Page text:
An American couple allegedly turned over custody of their adopted Liberian daughter to unfit parents, according to an investigative report on an underground adoption network for unwanted children that operates via online groups.
Todd and Melissa Puchalla of Wisconsin struggled for two years to raise Quita, a troubled teenager they had adopted from the West African nation. However, after failing to cope with Quita’s health and behavioral disorders, they posted an advertisement for her adoption online.
Within weeks, the couple had packed Quita into their car and made the six-hour drive from their home to Westville, Illinois, where – on October 4, 2008 - the young girl would meet her new family.
Quita’s case and others like it are the subject of a new report from Reuters, which chronicles the growing world of underground adoptions, or “re-homing.” Parents who regret adopting their children simply post an ad for the child on the internet and grant custody to new parents, all without the necessary safety oversight or background checks provided by government agents.
Quita met her new parents Nicole and Calvin Eason, both in their 30s, in a trailer park. The meeting lasted for just a few hours and included the signing of a notarized statement which granted the Eason’s guardianship over Quita. There were no attorneys, welfare officials, or agents from Child Protective Services on hand.
“People that are around me think that I am awesome with kids,” Nicole Eason told Mrs. Puchalla, although it was later revealed that a document from a social worker attesting to her parenting skills had been forged.
Authorities would later say the Eason’s were forced to give up at least one of their children and that the “parents have severe psychiatric problems as well with violent tendencies." The couple had also been accused of sexually abusing children they were babysitting, although charges were never filed.
Quita said the Eason’s forced her to sleep with them in their bed on her first night and that Nicole Eason slept naked. Meanwhile, the Puchalla’s spent two weeks trying to contact Quita through the Eason’s without success. They eventually called the police, who took Quita from her new home and sent her back to Wisconsin on a bus by herself.
Reuters journalists scoured over 5,000 posts on a Yahoo message board, revealing the practice known as private re-homing - a title normally designated to pet owners who find a new home for their dog or cat. A similar message board titled “Way Stations of Love” was found on Facebook.
A spokesman for Facebook said “that the internet is a reflection of society, and people are using it for all kinds of communications and to tackle all sorts of problems, including very complicated issues such as this one.”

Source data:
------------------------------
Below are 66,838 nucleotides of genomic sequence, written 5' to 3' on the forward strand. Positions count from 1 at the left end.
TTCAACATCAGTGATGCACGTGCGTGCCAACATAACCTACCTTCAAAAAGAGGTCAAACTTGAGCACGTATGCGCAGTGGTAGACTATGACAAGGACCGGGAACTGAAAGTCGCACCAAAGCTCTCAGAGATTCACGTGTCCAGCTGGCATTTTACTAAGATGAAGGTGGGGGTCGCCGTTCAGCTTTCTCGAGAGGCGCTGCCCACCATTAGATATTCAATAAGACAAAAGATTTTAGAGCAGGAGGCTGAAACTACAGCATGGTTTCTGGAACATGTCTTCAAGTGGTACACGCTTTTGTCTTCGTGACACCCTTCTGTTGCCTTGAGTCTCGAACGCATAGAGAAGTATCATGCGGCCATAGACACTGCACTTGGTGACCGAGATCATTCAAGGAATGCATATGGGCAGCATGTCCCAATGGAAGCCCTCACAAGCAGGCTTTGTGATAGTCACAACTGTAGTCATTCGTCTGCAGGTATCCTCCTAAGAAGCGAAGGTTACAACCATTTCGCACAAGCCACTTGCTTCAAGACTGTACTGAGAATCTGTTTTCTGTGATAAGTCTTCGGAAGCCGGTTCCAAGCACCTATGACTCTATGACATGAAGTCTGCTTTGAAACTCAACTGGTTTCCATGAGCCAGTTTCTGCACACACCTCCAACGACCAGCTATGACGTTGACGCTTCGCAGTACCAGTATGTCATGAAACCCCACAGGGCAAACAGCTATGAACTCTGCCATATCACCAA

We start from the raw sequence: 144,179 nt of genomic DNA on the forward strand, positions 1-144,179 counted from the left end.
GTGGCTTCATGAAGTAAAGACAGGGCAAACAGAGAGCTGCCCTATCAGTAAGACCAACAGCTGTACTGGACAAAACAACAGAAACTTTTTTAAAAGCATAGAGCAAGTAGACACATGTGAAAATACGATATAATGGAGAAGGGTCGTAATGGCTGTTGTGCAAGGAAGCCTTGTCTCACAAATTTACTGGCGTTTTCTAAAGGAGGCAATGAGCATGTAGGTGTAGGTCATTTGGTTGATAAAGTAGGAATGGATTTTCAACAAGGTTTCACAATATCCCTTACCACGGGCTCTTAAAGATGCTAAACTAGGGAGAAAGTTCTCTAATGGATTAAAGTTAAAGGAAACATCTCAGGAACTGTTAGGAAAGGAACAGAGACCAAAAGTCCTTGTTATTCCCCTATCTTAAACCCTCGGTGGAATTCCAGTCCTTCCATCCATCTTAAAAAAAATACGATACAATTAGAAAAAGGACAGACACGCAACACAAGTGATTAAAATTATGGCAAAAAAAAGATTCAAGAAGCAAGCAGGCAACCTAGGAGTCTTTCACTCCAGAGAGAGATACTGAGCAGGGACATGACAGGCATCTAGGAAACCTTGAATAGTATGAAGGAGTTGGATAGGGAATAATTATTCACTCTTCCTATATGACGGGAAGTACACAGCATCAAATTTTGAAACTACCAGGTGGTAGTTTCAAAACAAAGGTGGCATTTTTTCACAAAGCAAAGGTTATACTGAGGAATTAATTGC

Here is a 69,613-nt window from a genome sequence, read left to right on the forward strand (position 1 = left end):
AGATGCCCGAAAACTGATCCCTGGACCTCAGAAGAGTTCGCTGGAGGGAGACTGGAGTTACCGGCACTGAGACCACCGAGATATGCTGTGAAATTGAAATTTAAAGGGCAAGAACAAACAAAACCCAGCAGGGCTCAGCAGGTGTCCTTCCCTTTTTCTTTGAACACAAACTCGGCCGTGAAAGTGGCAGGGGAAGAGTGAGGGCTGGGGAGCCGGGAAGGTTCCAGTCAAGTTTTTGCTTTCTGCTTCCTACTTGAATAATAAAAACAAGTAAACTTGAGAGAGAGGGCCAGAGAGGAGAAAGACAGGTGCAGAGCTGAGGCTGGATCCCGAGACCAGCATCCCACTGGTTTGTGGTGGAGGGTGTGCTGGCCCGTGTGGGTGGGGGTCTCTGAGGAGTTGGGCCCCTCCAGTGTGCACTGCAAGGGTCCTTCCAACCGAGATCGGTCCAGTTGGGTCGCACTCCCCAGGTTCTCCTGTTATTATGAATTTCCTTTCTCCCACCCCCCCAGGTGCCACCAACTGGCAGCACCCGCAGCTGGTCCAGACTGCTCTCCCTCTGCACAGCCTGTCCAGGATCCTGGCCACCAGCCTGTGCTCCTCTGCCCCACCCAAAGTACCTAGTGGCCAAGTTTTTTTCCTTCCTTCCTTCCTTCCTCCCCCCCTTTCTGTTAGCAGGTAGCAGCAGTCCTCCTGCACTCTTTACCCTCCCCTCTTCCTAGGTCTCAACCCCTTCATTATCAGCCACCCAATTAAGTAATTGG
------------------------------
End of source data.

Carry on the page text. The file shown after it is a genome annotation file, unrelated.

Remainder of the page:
Legally, US parents who wish to adopt children must do so through the courts and potential parents must undergo a series of background checks. However, participants of private re-homing have exploited a loophole by filling out a simple “power of attorney” document which puts their child in the care of another adult.
“We have a 13 month old adopted son who has special medical needs,” one notice on the Yahoo board stated. “We are very overwhelmed and feel this little guy would do better in a family who had the time and emotional resources to offer him."
The document can allow the new parents to enroll the child in a new school or obtain government benefits. But it also pushes the child outside the care of welfare authorities, improving the chance that abuse will occur.
Most of the children fall between six and 14 years old and are frequently from nations like Russia, China, Ethiopia and Ukraine, where laws have made it difficult for American parents to adopt a child.
“This is a group of children who are not being raised by biological parents, who have been relocated from a foreign country,” Michael Seto, an expert on the sexual abuse of children at the Royal Ottawa Health Care group in Canada, told Reuters. “You’re talking about a population that appears to be especially vulnerable to exploitation.”
No charges were filed against the Eason’s or Puchalla’s in Wisconsin or Illinois. The Eason’s now say that the method offers prospective parents a chance at drawing government benefits and a way around welfare monitors. Nicole Eason said that “you take your chances” when forgoing the price tag for a new child.
Quita, now 21, told reporters that she still cannot believe what happened. “How would you give me up when you brought me to be yours?” she stated.